- The resurgence of Covid-19 in the Western Cape is showing signs of stabilising, but hospital beds are still "under pressure".
- Provincial authorities are urging people to not let their guard down regarding sanitising, wearing a mask and social distancing.
- The risk of new transmissions is still high as people return from travels and prepare to go back to work and school.
The Western Cape's Covid-19 resurgence is showing early signs of stabilising, but the danger is not over yet.
Hospital beds are still under pressure and people are returning from their December travels.
Premier Alan Winde urged people to continue sanitising, social distancing and wearing masks, even though there might be a glimmer of hope.
"Please don't get sick yourself," said Winde during his weekly digital briefing on the pandemic.
"If you get sick, you are going to battle to find a bed because they [hospitals] are so full. Please don't let down your guard."
Provincial health MEC Nomafrench Mbombo warned that many people returning to work will be carrying the weight of bereavement over the loss of loved ones to Covid-19, or worrying over family and friends.
The head of the health department, Dr Keith Cloete, said although there are signs of stabilisation, all Western Cape districts remain hotspots.
Regulations, such as the curfew and the prohibition on the sale of alcohol, remain in place.
"There is significant risk for new transmission and new outbreaks, especially where people gather indoors," he warned.
The test positivity rate was showing a promising decline from a high of 50% to around 35% on 7 January - regarded as an early sign of stabilisation.
In some areas, the new cases are being directly linked to family gatherings over the December holiday period.
Unusually, new infections in the Gugulethu, Nyanga and Khayelitsha areas peaked at a lower rate than the first round of Covid-19, leaving the question of whether some people had reached immunity.
However, in spite of the cautious optimism, the number of people dying with illnesses linked to the virus are still increasing, even though they are showing signs of stabilising.
Oxygen use is also starting to peak, and supplier Afrox has already got extra supplies close on hand for hospitals.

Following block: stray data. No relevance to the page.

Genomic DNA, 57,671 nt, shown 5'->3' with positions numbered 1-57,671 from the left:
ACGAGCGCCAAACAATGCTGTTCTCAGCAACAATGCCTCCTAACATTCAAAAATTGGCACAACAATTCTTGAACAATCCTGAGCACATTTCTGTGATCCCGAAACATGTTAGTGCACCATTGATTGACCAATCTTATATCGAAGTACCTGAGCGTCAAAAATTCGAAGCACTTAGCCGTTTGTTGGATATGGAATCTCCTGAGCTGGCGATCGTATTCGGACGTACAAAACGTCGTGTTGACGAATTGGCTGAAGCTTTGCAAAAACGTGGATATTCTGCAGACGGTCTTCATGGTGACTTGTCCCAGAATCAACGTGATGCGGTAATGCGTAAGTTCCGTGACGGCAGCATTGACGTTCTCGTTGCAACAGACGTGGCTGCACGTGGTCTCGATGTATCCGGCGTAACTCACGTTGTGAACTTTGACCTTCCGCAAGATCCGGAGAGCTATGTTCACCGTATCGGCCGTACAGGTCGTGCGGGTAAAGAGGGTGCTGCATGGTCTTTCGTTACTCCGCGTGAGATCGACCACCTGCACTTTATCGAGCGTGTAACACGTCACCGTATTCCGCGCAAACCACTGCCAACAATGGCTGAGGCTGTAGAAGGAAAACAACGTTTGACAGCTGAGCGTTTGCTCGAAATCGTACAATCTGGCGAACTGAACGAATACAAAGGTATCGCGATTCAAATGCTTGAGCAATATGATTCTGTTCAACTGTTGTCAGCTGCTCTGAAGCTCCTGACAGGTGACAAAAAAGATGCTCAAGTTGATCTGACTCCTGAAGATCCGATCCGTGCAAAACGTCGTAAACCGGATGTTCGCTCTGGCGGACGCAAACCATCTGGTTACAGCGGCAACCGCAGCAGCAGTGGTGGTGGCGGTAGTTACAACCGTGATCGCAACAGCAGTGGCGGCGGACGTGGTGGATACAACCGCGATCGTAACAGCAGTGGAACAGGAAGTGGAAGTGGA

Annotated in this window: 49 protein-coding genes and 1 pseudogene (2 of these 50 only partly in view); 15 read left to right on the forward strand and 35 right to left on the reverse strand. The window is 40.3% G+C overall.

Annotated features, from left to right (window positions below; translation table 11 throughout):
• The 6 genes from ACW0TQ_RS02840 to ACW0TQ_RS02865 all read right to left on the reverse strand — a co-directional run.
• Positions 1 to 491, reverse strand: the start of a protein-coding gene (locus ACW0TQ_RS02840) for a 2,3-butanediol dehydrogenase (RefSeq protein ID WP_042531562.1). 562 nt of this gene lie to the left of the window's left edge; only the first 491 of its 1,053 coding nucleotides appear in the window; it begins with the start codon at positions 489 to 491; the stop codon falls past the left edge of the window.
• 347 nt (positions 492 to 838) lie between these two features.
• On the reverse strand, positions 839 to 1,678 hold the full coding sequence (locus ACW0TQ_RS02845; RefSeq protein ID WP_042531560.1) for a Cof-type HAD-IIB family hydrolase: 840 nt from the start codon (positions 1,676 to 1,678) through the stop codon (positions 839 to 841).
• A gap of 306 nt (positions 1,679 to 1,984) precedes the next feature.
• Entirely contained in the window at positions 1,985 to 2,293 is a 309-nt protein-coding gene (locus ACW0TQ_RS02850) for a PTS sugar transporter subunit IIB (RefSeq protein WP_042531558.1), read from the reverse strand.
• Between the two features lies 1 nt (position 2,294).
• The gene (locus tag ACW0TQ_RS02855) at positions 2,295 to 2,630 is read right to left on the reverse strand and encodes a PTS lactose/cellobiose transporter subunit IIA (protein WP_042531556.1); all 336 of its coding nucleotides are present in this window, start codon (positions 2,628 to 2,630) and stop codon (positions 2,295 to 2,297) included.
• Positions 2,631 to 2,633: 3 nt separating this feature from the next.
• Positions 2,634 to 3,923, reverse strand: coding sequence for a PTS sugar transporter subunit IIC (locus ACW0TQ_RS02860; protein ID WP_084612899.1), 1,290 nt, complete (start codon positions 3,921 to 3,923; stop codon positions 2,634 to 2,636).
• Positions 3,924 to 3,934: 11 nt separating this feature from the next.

Many more people between the ages of 20 to 39 are reported to have died, but as a proportion of the total number of deaths, it is not higher during the surge.
The observations on risk factors and comorbidities, such as diabetes, remain the same for the surge, but this time more people presented with hypertension.
The alcohol ban showed that the number of trauma cases on New Year's Day 2021 was flattened by 65% compared with New Year's Day 2020.
The peak in the Garden Route appears to have finally passed.
The Western Cape government is also preparing for the first batch of vaccines for healthcare workers in the province, and might take tips from electoral body, the IEC, regarding the logistics and record-keeping required for such a large campaign.
Cloete said this does not mean that vaccination will be linked to voting – it is more a case of drawing on the IEC's logistical experience. All health information will remain confidential.
Cloete said no children and pregnant women would be vaccinated because none of the vaccines had been tested on them.
A team, which includes ethicists, will work on the most effective way of covering the health workers, who are first in line for the vaccine, and to decide who are essential service workers in the second phase.
He said cultural and religious beliefs will be considered, and nobody will be forced to accept the vaccine.
Cloete said that, although hospitals were under pressure, nobody needing to be admitted had been turned away.
"We are under pressure, but I can give you the assurance the system is not overwhelmed," said Cloete.